Manufactured products (chemicals, machinery and vehicles and other manufactured products) also made up the majority of EU imports (69 %) in 2019. The share of other manufactured products (24 %) was 1 percentage point higher in imports than in exports. Import shares in machinery and vehicles(33 %) as well as chemicals (12 % ) were smaller than the corresponding export shares. The EU was the largest importer of energy (19 % worth EUR 362 billion) ahead of China (EUR 317 billion) and the United States (EUR 188 billion).
In 2019, the EU had a trade deficit in primary goods and a trade surplus in manufactured products (chemicals, machinery and vehicles and other manufactured products). The deficit in primary goods was largely due to the deficit in energy (EUR 259 billion) and too a much lesser extent in raw materials (EUR 26 billion), while recording a surplus in food & drink (EUR 45 billion). The surplus in manufactured goods came from machinery and vehicles (EUR 234 billion) and chemicals (EUR 172 billion) and too a lesser extent in other manufactured goods (EUR 13 billion).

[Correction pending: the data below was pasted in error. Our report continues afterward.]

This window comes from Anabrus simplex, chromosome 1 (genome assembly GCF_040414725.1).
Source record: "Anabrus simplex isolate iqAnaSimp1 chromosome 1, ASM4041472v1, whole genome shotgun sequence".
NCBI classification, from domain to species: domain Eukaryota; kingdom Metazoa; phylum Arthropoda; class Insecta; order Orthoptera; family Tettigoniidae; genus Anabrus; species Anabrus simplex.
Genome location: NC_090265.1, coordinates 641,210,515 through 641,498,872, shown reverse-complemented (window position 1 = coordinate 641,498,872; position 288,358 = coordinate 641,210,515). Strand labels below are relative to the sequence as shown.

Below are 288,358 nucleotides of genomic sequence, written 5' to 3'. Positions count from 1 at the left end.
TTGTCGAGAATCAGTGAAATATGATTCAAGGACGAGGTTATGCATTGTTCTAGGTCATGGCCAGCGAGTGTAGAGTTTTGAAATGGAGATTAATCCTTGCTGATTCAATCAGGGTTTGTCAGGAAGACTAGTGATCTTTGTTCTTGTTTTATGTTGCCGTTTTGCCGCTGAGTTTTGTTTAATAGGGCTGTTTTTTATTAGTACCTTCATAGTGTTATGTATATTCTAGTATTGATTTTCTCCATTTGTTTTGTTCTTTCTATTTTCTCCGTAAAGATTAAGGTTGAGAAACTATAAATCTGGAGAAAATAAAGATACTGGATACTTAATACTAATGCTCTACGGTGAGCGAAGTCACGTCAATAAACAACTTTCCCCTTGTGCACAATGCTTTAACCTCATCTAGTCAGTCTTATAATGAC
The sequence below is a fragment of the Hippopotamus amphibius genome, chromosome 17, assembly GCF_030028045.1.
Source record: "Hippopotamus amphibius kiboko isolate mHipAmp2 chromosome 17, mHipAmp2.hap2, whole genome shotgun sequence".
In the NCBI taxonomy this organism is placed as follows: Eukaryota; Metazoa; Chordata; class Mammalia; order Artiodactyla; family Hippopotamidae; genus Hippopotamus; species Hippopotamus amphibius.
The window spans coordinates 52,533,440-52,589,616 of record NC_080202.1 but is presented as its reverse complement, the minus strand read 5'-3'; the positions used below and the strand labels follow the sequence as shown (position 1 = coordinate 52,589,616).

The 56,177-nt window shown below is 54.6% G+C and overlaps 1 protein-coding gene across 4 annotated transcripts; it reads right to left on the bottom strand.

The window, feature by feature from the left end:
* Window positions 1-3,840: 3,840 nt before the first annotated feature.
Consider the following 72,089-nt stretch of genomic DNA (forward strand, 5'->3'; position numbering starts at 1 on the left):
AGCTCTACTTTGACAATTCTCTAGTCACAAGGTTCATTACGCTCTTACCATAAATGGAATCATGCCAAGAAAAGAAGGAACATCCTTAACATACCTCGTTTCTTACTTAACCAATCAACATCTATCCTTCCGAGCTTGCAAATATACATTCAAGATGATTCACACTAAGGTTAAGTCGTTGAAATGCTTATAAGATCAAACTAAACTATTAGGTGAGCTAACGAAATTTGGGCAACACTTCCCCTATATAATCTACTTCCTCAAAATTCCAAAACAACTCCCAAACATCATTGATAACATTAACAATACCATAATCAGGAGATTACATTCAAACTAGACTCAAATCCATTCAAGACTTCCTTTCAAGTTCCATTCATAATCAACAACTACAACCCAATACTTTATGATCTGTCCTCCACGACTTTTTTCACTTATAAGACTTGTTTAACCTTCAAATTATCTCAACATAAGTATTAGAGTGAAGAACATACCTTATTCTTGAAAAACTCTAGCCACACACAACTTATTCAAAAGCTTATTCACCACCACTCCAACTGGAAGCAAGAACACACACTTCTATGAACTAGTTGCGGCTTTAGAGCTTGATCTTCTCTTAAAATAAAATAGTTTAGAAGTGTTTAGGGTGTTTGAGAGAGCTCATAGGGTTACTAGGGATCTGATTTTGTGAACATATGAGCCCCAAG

United States trade over time and by product group
Trade over time in the United States
In 2009, the United States had a trade in goods deficit of EUR 391 billion (see Figure 7). The average annual growth rate of its exports was 6.8 % between 2009 and 2019. The corresponding growth of imports was 7.2 %. This caused the trade deficit to grow to EUR 825 billion in 2019.
Trade by SITC group in the United States